OK time for a quick ‘spot the differences’ competition!
What are the differences between the two following images?
Now ‘Exhibit A’ on the left is from our very good friends at NCDC and ‘Exhibit B’ on the right is my replication of it. Besides the different sizes of each image and the red/grey colours used for the backgrounds on the charts and the chart and X/Y titles there aren’t an awful lot of differences are there? Well as Zeke H like to say why don’t you ’embiggen’ them and then you might spot some differences.
Notice how NCDC’s chart has lots of points that fall along the diagonal line of the chart whereas my replication doesn’t have that many. Here’s a tip for Matt Menne at NCDC. When you are ripping off and representing as your own replicating other people’s work, it’s often a good idea to make contact with them as that way, they may be able (and certainly will be willing) to help you avoid fairly obvious errors (that they previously made themselves as well but learned from their experiences and so avoided them second time around). In NCDC’s case they’ve include within their chart all the stations that have not undergone any adjustment to their raw data in GHCN v3 and so have a calculated adjusted trend that is exactly the same as the raw trend.
Now as is the tradition in climate science, Matt is going to say ‘well it doesn’t matter’ and as usual he’ll almost be right but of course not quite.
Matt Menne says in Slide 12 of his Exeter workshop presentation
“Outside of the USA ~60% of the GHCN V3 average temperature trends are larger following homogenisation.”
Well Matt some of us have known that homogenising (or adjusting or whatever word you wish to use to describe fiddling with) the raw data does indeed increase the ‘average temperature trends’ in the data. To use you chart, this means that a point on the chart appears in the ‘red’ background part of the chart as opposed to the ‘grey’ background part of the chart. By my calculations after you exclude all the stations that haven’t had their raw data adjusted (as you forgotten to do in your chart it would seem?) and also allow for the fact that a cooling station made more cool also constitutes an ‘increase’ in the ‘average temperature trend’ (from a negative trend to an even bigger negative trend) then I think you’ll find that the percentage of rest of the world stations i.e outside of the USA that are made ‘more warm’ (that were otherwise warming less or even cooling) as a result of homogenisation is more like 53%. See Matt all you needed to do was just get in touch and you could have avoided this error. Hey, you might even have been able to swing an invite for three ‘non traditional scientific sources (non peer reviewed)’ like Verity, TonyB and I, to the Exeter ‘jolly’. It would have been nice to meet you and even better TonyB could have told the attendees all about the inconvenient ‘Little Ice Age Thermometers’.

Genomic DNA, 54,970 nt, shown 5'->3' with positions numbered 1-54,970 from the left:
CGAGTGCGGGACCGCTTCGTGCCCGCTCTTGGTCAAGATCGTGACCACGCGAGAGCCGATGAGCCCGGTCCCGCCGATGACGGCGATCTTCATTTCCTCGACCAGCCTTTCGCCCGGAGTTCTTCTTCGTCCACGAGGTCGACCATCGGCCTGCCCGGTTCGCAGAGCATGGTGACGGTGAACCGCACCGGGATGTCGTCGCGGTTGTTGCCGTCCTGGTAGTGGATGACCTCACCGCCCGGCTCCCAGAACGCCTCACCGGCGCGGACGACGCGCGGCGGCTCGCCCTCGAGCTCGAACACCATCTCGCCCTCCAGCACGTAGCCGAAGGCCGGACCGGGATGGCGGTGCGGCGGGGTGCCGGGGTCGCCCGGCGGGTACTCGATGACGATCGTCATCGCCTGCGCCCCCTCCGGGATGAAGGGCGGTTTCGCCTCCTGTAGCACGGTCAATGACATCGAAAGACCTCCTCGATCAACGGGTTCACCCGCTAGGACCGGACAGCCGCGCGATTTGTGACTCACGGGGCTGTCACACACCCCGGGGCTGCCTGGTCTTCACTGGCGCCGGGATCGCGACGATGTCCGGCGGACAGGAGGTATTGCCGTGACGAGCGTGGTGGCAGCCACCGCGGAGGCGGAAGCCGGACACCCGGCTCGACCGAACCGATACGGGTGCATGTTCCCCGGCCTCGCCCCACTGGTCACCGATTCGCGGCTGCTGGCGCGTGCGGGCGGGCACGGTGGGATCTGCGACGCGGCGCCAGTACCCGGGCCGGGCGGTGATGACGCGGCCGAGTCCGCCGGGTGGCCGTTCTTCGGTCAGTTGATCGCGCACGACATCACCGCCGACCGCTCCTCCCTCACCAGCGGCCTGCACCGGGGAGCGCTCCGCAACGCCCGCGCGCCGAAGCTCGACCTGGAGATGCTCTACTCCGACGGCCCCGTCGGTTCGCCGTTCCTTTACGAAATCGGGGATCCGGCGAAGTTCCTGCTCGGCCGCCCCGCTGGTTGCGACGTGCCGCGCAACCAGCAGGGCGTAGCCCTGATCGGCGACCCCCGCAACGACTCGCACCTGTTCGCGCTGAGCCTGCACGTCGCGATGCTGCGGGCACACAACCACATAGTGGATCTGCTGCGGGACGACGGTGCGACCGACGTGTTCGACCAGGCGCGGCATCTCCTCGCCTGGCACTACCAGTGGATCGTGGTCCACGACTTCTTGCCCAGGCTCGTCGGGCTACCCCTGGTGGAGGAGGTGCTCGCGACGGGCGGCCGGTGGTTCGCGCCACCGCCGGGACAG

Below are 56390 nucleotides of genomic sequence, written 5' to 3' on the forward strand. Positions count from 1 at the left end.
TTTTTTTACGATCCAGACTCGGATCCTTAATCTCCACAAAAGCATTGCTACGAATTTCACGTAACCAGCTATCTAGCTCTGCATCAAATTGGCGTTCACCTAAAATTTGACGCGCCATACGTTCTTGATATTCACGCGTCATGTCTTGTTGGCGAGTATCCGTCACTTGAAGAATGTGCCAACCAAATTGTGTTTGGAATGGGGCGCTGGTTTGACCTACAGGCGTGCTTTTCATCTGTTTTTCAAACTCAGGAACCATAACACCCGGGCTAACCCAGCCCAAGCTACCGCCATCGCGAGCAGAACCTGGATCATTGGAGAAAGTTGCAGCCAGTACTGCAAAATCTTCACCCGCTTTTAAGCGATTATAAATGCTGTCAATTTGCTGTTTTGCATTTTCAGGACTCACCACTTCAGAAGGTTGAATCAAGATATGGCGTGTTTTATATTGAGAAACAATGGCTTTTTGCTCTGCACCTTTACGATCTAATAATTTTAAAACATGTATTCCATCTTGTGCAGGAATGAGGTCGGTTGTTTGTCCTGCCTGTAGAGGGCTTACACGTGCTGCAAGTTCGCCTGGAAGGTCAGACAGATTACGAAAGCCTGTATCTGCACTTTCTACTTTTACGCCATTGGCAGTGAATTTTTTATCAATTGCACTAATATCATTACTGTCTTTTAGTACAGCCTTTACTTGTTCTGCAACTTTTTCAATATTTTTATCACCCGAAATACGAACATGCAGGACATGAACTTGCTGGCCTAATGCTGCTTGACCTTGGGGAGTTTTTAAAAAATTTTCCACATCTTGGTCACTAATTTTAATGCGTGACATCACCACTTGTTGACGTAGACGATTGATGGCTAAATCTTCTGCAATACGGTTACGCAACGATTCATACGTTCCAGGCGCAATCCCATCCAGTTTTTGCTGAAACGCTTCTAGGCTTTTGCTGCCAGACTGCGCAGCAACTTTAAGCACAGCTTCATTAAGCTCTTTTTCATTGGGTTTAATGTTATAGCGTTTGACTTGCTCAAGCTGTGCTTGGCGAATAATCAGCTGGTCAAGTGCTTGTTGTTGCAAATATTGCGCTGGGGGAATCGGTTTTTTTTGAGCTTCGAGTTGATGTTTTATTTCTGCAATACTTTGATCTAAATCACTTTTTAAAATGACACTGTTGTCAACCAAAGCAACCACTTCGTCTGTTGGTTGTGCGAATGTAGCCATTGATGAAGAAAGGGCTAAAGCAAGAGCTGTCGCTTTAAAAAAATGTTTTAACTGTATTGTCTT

Now watch out for ‘Spot the Differences – Part 2’ coming soon in which I’ll be replicating NCDC Slides 19 and 20.
[see aslo previous post Don’t mention it – you’re welcome!]